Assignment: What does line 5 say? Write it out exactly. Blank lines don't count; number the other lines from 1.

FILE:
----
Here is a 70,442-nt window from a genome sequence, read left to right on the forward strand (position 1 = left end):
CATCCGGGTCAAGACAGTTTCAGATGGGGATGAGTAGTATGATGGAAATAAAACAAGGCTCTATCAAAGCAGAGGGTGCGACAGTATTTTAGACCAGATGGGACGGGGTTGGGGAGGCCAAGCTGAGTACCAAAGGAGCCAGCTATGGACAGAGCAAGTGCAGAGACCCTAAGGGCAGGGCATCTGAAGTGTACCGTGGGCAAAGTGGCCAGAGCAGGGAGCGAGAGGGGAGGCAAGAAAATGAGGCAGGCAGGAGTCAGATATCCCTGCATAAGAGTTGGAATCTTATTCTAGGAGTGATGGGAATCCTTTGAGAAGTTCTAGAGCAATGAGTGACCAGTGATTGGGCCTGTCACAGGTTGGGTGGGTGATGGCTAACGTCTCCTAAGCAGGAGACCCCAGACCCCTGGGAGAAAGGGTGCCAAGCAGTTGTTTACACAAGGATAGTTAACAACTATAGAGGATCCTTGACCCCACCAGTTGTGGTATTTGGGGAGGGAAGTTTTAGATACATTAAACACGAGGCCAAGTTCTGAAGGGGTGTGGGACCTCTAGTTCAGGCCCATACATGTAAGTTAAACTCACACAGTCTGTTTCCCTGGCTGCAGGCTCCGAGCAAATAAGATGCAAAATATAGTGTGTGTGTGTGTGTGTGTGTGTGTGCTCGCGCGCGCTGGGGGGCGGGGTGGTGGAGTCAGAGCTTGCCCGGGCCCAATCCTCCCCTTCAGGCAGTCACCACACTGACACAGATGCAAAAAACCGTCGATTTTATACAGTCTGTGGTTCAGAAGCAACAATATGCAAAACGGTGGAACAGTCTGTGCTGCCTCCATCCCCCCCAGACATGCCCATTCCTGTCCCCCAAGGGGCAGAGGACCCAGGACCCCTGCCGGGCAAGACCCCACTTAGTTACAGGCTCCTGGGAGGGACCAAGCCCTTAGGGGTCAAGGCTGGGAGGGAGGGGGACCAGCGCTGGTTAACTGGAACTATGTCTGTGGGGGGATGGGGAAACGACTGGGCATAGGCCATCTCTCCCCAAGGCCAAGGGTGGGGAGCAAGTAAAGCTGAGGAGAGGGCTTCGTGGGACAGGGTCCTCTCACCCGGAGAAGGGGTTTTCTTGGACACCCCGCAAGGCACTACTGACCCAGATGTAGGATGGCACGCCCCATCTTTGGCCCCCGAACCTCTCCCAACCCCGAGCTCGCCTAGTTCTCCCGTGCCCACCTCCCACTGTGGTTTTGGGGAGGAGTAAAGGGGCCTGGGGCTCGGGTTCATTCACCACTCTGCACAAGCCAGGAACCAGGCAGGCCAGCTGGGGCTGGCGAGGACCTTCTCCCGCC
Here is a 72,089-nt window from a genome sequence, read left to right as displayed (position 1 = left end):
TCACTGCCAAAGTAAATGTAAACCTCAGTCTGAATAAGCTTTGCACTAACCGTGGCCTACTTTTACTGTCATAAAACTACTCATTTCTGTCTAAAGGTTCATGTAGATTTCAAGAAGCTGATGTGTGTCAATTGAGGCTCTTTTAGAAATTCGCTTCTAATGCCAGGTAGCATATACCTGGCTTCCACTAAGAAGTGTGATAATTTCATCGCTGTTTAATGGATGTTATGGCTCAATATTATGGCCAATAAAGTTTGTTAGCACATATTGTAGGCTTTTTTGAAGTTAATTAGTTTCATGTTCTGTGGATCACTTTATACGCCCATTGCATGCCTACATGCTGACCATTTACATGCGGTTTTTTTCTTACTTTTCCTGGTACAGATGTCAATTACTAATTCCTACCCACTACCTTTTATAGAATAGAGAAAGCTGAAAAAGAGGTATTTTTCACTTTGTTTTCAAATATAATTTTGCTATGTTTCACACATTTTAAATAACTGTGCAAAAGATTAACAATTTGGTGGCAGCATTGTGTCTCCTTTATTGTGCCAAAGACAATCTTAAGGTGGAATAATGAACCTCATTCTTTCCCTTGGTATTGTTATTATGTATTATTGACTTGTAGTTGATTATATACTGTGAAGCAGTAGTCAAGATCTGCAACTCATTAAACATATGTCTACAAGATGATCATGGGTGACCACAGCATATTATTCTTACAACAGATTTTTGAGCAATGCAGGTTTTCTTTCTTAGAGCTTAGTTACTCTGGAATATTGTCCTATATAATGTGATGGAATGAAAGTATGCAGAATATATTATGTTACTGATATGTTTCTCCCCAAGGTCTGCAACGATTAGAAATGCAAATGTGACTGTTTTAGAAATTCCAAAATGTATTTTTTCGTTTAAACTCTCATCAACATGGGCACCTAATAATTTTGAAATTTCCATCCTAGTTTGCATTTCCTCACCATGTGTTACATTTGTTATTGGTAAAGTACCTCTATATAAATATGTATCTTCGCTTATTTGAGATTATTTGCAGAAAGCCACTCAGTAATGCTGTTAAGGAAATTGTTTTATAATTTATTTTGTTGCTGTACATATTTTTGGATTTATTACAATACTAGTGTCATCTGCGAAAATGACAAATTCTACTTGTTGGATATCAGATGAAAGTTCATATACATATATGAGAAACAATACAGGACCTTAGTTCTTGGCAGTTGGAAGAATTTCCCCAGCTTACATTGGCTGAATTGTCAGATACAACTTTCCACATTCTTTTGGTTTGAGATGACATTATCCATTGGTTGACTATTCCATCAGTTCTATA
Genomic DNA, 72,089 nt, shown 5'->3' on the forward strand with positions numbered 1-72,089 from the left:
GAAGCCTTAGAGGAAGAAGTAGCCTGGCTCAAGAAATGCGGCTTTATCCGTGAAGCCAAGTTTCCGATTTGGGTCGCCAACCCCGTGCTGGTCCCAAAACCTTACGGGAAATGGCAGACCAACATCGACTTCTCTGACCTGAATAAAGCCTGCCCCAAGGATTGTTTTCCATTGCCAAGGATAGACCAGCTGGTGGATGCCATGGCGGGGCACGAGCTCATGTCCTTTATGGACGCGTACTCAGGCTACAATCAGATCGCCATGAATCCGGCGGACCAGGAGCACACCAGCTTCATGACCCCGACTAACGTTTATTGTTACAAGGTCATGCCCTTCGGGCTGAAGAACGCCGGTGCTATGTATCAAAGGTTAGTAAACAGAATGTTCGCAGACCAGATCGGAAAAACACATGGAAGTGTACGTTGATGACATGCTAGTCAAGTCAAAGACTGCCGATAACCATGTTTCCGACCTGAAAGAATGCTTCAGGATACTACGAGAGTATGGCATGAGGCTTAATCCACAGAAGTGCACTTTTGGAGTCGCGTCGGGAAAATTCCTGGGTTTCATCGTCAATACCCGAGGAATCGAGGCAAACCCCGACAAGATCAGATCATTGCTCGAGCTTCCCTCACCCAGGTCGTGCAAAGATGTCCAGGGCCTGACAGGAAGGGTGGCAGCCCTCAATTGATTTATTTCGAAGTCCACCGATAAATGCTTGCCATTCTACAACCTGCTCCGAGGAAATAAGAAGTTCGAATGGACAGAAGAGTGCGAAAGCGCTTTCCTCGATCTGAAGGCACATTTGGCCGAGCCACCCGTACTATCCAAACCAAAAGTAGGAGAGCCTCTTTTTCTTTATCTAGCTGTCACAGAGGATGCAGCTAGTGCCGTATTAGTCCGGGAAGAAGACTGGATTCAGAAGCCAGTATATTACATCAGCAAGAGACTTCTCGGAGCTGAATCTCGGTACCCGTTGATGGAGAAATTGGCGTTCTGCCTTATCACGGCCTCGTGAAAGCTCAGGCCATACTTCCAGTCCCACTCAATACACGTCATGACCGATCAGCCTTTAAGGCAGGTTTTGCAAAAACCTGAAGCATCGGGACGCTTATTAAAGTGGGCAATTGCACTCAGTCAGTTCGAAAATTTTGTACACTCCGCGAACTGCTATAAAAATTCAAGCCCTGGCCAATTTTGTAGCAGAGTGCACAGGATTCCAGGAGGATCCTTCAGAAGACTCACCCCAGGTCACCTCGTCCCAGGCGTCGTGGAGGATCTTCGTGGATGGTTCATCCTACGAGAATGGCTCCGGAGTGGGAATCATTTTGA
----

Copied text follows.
Genomic DNA, 72,089 nt, shown 5'->3' on the forward strand with positions numbered 1-72,089 from the left: